Metal Coated Biotemplates and Particle Deposition During Droplet Evaporation

Event Date: February 23, 2016
Speaker: Dr. Mike Harris
Speaker Affiliation: Purdue University
Time: 3:00 - 4:15 pm
Location: FRNY G140
Priority: No
School or Program: Chemical Engineering
College Calendar: Show

Abstract:  Highlights will be given of research that has been done in Professor Harris’ research group over the past fifteen years.  Two projects will be described in greater detail.  The first project involves the reduction and coating of palladium nanoparticles on the surface of the biotemplate, tobacco mosaic virus.  The kinetics of the adsorption and reduction of the palladium ions and growth of the palladium nanoparticles during the hydrothermal process will be presented.  The second project focuses on the drying of sessile and pendant drops that contain a suspension of colloidal to micron-sized particles.  Furthermore, the presentation will discuss the deposition of particles of different sizes near the contact line and the effect of Marangoni flow on the particle deposition.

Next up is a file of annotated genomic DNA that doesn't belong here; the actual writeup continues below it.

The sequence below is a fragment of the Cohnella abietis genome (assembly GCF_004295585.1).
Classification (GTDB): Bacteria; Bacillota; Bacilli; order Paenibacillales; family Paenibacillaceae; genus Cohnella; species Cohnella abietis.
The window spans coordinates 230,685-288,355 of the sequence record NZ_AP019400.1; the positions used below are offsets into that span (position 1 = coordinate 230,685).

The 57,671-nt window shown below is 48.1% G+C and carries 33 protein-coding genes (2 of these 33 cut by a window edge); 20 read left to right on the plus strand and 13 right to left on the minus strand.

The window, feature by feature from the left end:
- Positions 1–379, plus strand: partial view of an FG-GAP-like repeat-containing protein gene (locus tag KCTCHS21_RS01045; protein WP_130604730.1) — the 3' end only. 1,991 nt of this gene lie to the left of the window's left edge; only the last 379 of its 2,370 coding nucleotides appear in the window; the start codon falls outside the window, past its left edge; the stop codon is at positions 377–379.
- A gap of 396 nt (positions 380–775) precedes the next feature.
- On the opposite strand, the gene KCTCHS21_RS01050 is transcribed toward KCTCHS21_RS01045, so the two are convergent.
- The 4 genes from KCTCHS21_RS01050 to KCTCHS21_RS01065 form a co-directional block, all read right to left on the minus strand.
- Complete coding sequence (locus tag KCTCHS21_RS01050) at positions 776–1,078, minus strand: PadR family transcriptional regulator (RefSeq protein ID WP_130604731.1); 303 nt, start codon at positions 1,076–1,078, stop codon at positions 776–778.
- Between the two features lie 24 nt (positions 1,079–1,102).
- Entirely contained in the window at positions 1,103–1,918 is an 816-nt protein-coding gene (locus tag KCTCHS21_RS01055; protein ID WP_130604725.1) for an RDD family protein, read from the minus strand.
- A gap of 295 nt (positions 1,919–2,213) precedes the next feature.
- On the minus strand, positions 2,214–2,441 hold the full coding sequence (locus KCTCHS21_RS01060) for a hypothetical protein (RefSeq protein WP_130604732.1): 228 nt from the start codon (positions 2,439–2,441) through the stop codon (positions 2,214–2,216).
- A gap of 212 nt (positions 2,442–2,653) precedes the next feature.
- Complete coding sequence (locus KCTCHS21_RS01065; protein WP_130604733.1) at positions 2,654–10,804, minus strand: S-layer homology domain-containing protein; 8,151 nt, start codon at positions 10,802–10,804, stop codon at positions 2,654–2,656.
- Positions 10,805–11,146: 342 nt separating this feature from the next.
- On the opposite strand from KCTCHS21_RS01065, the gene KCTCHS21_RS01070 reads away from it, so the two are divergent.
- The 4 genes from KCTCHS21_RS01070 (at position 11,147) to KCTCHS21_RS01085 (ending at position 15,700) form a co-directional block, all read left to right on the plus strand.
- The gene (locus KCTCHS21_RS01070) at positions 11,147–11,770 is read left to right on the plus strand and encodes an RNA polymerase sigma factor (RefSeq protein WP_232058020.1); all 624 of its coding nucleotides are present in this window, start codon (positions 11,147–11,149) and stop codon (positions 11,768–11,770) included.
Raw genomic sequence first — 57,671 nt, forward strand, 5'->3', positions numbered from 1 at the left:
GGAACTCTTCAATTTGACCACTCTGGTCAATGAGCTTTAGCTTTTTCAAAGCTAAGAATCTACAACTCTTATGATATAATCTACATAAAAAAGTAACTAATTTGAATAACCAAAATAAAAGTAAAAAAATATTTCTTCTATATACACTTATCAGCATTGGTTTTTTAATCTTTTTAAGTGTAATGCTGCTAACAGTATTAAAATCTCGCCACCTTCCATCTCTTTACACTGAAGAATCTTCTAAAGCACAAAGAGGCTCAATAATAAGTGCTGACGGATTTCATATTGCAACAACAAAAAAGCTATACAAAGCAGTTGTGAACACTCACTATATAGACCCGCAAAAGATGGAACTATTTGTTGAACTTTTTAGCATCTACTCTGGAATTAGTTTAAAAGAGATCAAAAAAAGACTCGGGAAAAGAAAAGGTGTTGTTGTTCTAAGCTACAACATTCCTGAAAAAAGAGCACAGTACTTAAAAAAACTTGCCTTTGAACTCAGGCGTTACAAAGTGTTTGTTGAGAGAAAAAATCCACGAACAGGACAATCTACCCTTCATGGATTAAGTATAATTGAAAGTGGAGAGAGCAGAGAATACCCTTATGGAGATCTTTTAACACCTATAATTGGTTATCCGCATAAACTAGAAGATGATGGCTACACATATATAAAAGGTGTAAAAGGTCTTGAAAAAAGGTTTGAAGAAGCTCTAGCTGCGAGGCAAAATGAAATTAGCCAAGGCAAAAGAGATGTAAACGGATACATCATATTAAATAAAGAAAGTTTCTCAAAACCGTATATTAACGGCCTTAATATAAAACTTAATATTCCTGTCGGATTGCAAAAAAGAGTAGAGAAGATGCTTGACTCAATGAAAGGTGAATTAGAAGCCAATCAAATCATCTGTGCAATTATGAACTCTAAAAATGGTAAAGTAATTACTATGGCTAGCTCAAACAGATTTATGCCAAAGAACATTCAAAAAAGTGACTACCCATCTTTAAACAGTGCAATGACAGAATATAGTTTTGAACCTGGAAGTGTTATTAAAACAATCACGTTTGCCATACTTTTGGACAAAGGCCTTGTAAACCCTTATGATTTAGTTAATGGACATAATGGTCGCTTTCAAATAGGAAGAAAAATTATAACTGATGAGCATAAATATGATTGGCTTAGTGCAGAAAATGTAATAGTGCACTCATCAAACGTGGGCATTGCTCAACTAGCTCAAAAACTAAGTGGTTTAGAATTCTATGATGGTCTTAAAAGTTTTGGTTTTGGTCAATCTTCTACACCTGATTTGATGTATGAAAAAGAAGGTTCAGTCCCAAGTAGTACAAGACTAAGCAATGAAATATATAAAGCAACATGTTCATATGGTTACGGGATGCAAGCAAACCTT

Bio: Michael “Mike” Harris is the Associate Dean for Engagement and Undergraduate Education, and the Reilly Professor of Chemical Engineering, and Professor of Environmental and Ecological Engineering in the College of Engineering at Purdue University, West Lafayette.  He was a Purdue University Faculty Scholar from 2002 to 2007, served as the Programming Chair and Chair of the ASEE Minority Division (2011-2014); and was named Fellow of AIChE (2009), won the AIChE Grimes Award for Excellence in Chemical Engineering (2005), and the AIChE Minority Affairs Distinguished Service Award (2009).  He is the author of 97 peer-reviewed publications and 11 patents.  He received his BS in Chemical Engineering from Mississippi State University, and both his MS and PhD degrees in Chemical Engineering from the University of Tennessee. Dr. Harris's research is in the areas of nanomaterials, colloids and interfacial phenomena, transport phenomena, particle science and technology, microwave sensing of pharmaceutical powders, solidification of drug/excipient matrices, environmental control technology, and electrodispersion precipitation processes.